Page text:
Tough Times in Tonga

Friday, February 16, 2018
Just 24 hours prior to our arrival in Tonga, the category 5 cyclone Gita hit the main island of Tongatapu with maximum power. We arrived in a country with no electricity, no water supply, 30% with no home, but a lot of hope and optimism. The plane we arrived with from Auckland was delayed 5 hours and was carrying not only us, but also the Red Cross from New Zealand.

One of the houses where the roof didn't disappear completely in Nukualofa, Tonga
Luckily our guesthouse was still standing and the owner Yvette went out of her way to make it comfortable for us during these tough times in Tonga. We quickly met Ken, a New Zealander living in Tonga, who had traveled to the capital to help out. He took us for a drive in the devastated capital Nuku'alofa.

Otai Aisi in Nuku'alofa, Tonga
In downtown Nuku'alofa we managed to find some Otai Aisi (coconut/watermelon drink) along side some mixed BBQ. The struggle to keep food from going bad, had emptied the entire capital for ice. Many stores had been removed from the face of the Earth and the locals lined up at the gas stations in fear of running dry on gasoline.

One of the main landmarks on Tongatapu; Captain Cook Landing Site destroyed by the cyclone, Tonga
The next two days we made our way around the island by foot and in a rental car. We met kids asking for our water bottles, family fathers asking for money for food and whole families living in their cars, because their homes were destroyed by the cyclone. But we also saw an optimistic population already rebuilding the broken towns and villages. Years of damaged has been done and it seems like the local Tongans are already pushing to finish the many tasks.

Ha'amonga 'a Maui Trilithong on Tongatapu, Tonga
Many roads where blocked and getting around the entire island was practically impossible. But we did manage to make it to the Ha'amonga 'a Maui Trilithon (or as I like to call it; Stongehenge Jr.). The site was closed off, like everything else.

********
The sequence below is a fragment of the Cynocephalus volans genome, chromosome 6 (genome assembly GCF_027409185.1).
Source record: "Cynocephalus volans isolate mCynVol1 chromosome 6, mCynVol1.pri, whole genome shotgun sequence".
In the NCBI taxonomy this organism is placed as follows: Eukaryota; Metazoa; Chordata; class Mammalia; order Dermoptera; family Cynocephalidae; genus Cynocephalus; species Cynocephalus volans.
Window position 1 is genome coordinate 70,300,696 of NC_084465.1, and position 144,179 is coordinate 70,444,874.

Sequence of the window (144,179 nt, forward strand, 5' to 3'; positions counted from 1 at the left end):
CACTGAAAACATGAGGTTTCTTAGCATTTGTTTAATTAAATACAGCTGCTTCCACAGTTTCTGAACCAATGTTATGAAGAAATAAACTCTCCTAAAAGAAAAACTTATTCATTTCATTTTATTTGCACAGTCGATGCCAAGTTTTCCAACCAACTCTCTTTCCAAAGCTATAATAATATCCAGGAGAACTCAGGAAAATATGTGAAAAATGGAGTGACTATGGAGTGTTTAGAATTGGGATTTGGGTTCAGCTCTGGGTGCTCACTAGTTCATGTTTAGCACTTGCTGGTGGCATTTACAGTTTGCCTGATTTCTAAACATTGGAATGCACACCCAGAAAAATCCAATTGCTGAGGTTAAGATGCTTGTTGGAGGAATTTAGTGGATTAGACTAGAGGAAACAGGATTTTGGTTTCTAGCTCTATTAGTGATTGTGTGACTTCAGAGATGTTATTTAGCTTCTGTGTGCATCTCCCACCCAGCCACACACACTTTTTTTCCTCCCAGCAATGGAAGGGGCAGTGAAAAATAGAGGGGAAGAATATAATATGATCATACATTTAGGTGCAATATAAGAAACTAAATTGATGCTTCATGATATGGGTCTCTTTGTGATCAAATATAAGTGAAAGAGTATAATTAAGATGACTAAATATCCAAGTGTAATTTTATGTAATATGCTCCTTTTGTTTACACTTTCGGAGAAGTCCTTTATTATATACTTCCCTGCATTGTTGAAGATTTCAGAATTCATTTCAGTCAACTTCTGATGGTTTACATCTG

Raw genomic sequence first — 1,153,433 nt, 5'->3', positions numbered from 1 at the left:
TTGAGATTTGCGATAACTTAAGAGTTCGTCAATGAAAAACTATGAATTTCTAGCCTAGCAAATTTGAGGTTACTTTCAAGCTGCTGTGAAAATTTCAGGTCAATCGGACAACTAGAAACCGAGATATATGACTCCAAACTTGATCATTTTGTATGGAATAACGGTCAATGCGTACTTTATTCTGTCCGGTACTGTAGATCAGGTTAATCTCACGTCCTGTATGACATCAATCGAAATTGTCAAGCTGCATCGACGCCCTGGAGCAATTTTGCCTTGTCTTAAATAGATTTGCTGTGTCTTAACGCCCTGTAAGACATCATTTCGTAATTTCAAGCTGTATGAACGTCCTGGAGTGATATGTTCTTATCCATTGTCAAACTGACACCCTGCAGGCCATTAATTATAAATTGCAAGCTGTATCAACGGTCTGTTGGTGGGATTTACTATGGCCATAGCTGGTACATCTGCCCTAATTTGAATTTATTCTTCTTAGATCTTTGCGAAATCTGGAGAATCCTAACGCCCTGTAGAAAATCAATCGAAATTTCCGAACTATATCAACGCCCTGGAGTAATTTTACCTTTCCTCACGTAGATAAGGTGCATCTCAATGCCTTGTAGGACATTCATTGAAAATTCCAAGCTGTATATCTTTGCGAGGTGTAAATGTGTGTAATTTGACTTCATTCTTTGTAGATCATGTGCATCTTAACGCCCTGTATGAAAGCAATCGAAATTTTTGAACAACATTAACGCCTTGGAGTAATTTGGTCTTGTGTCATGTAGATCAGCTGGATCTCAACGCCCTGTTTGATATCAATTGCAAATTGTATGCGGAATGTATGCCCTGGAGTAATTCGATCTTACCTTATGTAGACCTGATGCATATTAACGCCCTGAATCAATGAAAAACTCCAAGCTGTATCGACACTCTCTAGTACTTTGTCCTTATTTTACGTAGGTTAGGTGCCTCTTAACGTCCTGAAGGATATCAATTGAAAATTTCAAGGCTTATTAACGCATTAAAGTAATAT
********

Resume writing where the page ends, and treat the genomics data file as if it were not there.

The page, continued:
Mapu 'A Vaea Blowholes on Tongatapu, Tonga
At Mapu 'A Vaea Blowholes a house had been abandoned during the cyclone, suitcases full of clothes had been packed in a rush, but eventually left as the family must have had to flee the scene. The blowholes themselves seemed to be intact. They must have put on quite the show when Gita rolled over the coast.

Royal Tombs in Nuku'alofa, Tonga
One of the first places to be cleaned up was the Royal Tombs in Nuku'alofa. Burial grounds for the royal family and a very important place in a traditional absolute kingdom, which Tonga is. The royal family lives in great wealth here, while the rest of the country lives in relative poverty.

Free Church of Tonga in Nuku'alofa, Tonga
Christianity is a very important part of Tonga society, and during the cyclone many sought shelter in the churches. The churches and cathedrals are often strongly built and most of them took less damage than the regular houses of the nation. Maybe that's why there was only two casualties.
One thing is for sure, they weren't ready for a category 5 cyclone like Gita. Most of the population called cry wolf and when they got the message: "this cyclone is gonna hit you, and hit you bad" on Saturday night, the show was already over.

A rarely closed Talamahu Market in Nuku'alofa, Tonga
Sunday morning the hardware stores opened in an attempt to let people prepare for the storm, but police shut it down. No working on Sundays. So when the cyclone hit on Monday, no preparation had been made. They literally just took a blow to the face with no guards raised.

Local beer in Nuku'alofa, Tonga
Even in the aftermath of one of the worst cyclone to ever hit Tonga, we ended up having a cold local beer in Nuku'alofa. A symbol of the optimism and raised heads after the storm. Tonga won't lie down and cry for help, they'll rebuild together.

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